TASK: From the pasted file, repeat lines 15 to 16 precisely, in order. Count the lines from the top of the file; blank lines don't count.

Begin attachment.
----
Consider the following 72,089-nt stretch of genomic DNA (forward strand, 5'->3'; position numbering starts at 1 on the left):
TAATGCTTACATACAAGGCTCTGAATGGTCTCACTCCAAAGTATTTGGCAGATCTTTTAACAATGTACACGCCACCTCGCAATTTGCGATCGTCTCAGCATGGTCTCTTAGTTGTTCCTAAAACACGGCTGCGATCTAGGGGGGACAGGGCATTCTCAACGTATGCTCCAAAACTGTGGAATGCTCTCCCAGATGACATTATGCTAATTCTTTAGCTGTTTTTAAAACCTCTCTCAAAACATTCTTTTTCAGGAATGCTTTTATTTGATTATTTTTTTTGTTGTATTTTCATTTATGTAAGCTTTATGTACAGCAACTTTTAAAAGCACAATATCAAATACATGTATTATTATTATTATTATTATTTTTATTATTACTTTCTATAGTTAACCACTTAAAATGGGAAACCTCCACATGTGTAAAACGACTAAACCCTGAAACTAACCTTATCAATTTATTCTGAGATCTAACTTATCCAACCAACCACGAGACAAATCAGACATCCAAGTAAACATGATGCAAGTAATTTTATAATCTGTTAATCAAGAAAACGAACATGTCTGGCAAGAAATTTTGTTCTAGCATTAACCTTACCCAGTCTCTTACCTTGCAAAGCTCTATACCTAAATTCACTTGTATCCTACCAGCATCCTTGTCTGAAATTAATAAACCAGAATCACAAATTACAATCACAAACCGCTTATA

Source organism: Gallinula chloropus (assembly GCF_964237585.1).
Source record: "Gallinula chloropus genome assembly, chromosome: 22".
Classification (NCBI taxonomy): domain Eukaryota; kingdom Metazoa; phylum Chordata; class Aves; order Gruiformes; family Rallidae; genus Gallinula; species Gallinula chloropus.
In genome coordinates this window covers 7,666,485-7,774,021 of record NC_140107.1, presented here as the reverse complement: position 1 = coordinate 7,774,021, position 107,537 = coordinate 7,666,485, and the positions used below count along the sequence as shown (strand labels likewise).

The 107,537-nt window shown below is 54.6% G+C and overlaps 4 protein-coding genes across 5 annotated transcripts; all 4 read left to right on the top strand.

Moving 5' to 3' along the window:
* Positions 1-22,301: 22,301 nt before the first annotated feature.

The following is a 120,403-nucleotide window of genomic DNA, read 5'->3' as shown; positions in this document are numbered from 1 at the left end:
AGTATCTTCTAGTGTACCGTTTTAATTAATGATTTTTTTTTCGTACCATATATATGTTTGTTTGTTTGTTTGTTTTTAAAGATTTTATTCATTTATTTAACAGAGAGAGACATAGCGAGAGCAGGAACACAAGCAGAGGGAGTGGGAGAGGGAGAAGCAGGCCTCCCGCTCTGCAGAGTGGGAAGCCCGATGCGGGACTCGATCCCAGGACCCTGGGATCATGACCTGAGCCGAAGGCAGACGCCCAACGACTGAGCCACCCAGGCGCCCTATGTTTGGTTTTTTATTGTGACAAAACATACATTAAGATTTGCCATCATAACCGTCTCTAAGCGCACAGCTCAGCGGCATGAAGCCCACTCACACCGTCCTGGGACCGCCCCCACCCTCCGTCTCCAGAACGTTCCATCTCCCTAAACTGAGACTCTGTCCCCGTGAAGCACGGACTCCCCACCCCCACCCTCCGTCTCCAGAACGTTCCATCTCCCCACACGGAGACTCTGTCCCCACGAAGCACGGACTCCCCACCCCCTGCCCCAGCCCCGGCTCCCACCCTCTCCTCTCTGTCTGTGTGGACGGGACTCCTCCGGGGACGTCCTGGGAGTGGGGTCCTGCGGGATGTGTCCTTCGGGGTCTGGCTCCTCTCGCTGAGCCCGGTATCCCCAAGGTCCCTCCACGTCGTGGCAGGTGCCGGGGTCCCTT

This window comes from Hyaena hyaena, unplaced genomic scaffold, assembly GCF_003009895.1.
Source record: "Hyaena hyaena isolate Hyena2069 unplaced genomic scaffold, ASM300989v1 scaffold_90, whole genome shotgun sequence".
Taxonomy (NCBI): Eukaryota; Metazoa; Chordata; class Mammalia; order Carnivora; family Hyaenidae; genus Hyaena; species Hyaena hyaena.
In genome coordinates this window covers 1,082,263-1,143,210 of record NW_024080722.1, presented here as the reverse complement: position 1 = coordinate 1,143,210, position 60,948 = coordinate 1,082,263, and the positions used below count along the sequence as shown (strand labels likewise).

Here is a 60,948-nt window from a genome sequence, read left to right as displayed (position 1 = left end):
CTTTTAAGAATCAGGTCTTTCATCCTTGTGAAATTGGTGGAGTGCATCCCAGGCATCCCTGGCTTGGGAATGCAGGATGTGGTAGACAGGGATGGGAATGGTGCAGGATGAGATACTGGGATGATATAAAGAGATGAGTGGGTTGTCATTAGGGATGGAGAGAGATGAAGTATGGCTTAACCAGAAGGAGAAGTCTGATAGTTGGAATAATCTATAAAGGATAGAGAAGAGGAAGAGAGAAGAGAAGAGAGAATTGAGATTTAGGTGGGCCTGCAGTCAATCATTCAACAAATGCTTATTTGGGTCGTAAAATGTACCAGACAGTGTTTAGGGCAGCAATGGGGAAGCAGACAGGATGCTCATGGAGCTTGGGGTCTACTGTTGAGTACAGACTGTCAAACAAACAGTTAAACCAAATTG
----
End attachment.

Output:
In genome coordinates this window covers 1,082,263-1,143,210 of record NW_024080722.1, presented here as the reverse complement: position 1 = coordinate 1,143,210, position 60,948 = coordinate 1,082,263, and the positions used below count along the sequence as shown (strand labels likewise).

Here is a 60,948-nt window from a genome sequence, read left to right as displayed (position 1 = left end):